Here’s what expert running coach Laura Houston had to say:
I would advise them to start with a walking program if they are completely sedentary (i.e., no other aerobic activities like biking). When they are ready to incorporate running, start with maybe a minute of running, followed by 5-10 minutes walking, and gradually build up the running time, while decreasing the walking time. Always listen to their bodies!
Laura is a certified ChiRunning Instructor, which is a type of running and walking that emphasizes minimal impact on the joints. You can find out more about what she does at her website, Feel the Run.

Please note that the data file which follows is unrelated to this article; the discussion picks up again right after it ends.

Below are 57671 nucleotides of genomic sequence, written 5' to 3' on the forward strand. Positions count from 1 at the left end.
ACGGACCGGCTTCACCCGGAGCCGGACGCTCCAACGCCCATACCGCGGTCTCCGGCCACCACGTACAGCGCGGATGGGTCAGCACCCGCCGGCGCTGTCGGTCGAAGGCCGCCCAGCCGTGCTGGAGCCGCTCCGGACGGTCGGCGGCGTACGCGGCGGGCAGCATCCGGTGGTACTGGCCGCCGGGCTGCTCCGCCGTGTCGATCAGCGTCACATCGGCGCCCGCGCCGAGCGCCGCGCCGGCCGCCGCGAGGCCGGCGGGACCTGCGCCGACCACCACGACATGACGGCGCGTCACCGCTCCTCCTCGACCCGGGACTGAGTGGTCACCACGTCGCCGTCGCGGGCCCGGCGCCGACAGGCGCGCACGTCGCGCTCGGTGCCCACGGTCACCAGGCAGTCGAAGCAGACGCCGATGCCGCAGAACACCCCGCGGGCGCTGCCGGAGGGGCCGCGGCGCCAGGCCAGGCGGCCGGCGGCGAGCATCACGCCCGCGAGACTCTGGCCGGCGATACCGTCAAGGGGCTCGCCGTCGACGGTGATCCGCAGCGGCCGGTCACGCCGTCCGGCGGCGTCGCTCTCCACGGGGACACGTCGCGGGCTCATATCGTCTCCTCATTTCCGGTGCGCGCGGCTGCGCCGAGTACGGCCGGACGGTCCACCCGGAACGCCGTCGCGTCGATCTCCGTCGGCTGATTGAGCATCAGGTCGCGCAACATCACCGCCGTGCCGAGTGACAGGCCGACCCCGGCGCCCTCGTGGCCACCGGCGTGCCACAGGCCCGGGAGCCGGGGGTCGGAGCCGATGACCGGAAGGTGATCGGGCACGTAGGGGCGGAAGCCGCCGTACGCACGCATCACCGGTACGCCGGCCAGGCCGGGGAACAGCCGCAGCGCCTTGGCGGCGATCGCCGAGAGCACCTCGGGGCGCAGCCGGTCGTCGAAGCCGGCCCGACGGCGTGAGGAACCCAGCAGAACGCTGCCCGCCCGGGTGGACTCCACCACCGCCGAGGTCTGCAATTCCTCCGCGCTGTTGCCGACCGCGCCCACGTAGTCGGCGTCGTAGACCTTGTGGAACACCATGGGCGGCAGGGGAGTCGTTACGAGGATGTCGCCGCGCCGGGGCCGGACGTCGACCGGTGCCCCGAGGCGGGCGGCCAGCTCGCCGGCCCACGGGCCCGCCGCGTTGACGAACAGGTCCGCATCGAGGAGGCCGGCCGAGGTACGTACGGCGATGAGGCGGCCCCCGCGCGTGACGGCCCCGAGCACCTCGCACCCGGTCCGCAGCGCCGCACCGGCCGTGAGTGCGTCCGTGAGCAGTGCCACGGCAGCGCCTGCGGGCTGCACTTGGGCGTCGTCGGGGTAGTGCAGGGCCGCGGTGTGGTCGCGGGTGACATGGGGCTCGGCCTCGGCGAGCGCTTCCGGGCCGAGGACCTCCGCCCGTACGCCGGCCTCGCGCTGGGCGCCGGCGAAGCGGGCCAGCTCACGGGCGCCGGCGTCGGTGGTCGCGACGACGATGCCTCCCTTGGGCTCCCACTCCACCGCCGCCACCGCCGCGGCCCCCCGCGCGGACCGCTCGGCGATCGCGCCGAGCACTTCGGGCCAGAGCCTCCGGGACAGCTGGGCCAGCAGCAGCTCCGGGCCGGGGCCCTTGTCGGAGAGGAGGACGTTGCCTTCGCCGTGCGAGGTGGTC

Laura brings up the good point that walking can be great exercise on its own. Just make sure that you’re walking at a pace that is aerobic for you. Remember from our discussion on exercise we had the other day that aerobic activity is something that gets your heart rate up, gets you breathing faster, and makes you feel warm and sweaty. I used to coach for an after-school running program for children, and we would call it “walking with purpose.”
If nothing else walking and running is a good way to get outdoors on a nice day and relax your brain a bit. The next time you’ve got nice weather where you live, give it a try!
If you want to learn more about ChiRunning, check out their website here.